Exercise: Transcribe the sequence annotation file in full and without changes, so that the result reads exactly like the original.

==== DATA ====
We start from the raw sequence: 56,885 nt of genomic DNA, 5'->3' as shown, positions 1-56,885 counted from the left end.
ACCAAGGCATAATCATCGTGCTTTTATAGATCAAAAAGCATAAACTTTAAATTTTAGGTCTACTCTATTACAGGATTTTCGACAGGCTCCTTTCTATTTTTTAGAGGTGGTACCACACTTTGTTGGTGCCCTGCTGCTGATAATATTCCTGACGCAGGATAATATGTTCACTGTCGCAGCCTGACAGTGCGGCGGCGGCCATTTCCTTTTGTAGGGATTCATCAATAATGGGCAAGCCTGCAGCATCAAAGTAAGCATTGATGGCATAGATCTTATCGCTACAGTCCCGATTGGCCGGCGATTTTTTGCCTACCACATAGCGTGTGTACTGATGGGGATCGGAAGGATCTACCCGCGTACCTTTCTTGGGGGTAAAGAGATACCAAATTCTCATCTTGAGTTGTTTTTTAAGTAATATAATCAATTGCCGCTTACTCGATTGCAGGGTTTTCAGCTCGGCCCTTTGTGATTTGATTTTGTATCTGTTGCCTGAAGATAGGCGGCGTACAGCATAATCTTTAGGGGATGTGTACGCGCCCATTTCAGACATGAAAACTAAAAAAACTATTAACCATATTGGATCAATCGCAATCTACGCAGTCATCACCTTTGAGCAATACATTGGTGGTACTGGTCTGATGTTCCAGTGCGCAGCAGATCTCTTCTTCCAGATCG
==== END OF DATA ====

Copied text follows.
We start from the raw sequence: 56,885 nt of genomic DNA, 5'->3' as shown, positions 1-56,885 counted from the left end.
ACCAAGGCATAATCATCGTGCTTTTATAGATCAAAAAGCATAAACTTTAAATTTTAGGTCTACTCTATTACAGGATTTTCGACAGGCTCCTTTCTATTTTTTAGAGGTGGTACCACACTTTGTTGGTGCCCTGCTGCTGATAATATTCCTGACGCAGGATAATATGTTCACTGTCGCAGCCTGACAGTGCGGCGGCGGCCATTTCCTTTTGTAGGGATTCATCAATAATGGGCAAGCCTGCAGCATCAAAGTAAGCATTGATGGCATAGATCTTATCGCTACAGTCCCGATTGGCCGGCGATTTTTTGCCTACCACATAGCGTGTGTACTGATGGGGATCGGAAGGATCTACCCGCGTACCTTTCTTGGGGGTAAAGAGATACCAAATTCTCATCTTGAGTTGTTTTTTAAGTAATATAATCAATTGCCGCTTACTCGATTGCAGGGTTTTCAGCTCGGCCCTTTGTGATTTGATTTTGTATCTGTTGCCTGAAGATAGGCGGCGTACAGCATAATCTTTAGGGGATGTGTACGCGCCCATTTCAGACATGAAAACTAAAAAAACTATTAACCATATTGGATCAATCGCAATCTACGCAGTCATCACCTTTGAGCAATACATTGGTGGTACTGGTCTGATGTTCCAGTGCGCAGCAGATCTCTTCTTCCAGATCG